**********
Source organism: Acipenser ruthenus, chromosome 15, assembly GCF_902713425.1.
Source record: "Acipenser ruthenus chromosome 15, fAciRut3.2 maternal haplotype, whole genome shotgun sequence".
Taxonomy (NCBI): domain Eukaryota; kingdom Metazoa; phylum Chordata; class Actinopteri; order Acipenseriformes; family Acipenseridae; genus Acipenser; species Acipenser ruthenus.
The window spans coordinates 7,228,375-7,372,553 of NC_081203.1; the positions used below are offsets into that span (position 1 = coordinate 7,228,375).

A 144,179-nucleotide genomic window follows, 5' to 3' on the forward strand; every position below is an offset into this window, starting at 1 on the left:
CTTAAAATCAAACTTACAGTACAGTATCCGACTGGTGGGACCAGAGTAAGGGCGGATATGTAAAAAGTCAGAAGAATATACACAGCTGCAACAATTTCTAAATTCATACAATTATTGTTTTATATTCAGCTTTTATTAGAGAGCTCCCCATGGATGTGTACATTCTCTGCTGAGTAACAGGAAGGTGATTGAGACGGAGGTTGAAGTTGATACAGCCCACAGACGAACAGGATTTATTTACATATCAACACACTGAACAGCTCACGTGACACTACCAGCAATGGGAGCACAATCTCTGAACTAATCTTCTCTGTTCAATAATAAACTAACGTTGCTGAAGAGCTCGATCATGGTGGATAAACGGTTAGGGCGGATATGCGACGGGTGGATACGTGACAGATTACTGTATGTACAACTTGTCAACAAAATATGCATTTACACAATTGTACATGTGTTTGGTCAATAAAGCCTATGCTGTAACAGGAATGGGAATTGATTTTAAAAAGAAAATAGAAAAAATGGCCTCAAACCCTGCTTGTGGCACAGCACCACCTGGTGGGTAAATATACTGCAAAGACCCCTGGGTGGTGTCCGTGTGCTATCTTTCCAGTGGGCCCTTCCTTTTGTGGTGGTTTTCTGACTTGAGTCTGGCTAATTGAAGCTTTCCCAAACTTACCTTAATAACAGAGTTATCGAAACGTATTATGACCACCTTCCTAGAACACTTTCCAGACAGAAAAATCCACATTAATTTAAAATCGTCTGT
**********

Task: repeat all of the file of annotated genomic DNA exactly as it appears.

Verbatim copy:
Source organism: Acipenser ruthenus, chromosome 15, assembly GCF_902713425.1.
Source record: "Acipenser ruthenus chromosome 15, fAciRut3.2 maternal haplotype, whole genome shotgun sequence".
Taxonomy (NCBI): domain Eukaryota; kingdom Metazoa; phylum Chordata; class Actinopteri; order Acipenseriformes; family Acipenseridae; genus Acipenser; species Acipenser ruthenus.
The window spans coordinates 7,228,375-7,372,553 of NC_081203.1; the positions used below are offsets into that span (position 1 = coordinate 7,228,375).

A 144,179-nucleotide genomic window follows, 5' to 3' on the forward strand; every position below is an offset into this window, starting at 1 on the left:
CTTAAAATCAAACTTACAGTACAGTATCCGACTGGTGGGACCAGAGTAAGGGCGGATATGTAAAAAGTCAGAAGAATATACACAGCTGCAACAATTTCTAAATTCATACAATTATTGTTTTATATTCAGCTTTTATTAGAGAGCTCCCCATGGATGTGTACATTCTCTGCTGAGTAACAGGAAGGTGATTGAGACGGAGGTTGAAGTTGATACAGCCCACAGACGAACAGGATTTATTTACATATCAACACACTGAACAGCTCACGTGACACTACCAGCAATGGGAGCACAATCTCTGAACTAATCTTCTCTGTTCAATAATAAACTAACGTTGCTGAAGAGCTCGATCATGGTGGATAAACGGTTAGGGCGGATATGCGACGGGTGGATACGTGACAGATTACTGTATGTACAACTTGTCAACAAAATATGCATTTACACAATTGTACATGTGTTTGGTCAATAAAGCCTATGCTGTAACAGGAATGGGAATTGATTTTAAAAAGAAAATAGAAAAAATGGCCTCAAACCCTGCTTGTGGCACAGCACCACCTGGTGGGTAAATATACTGCAAAGACCCCTGGGTGGTGTCCGTGTGCTATCTTTCCAGTGGGCCCTTCCTTTTGTGGTGGTTTTCTGACTTGAGTCTGGCTAATTGAAGCTTTCCCAAACTTACCTTAATAACAGAGTTATCGAAACGTATTATGACCACCTTCCTAGAACACTTTCCAGACAGAAAAATCCACATTAATTTAAAATCGTCTGT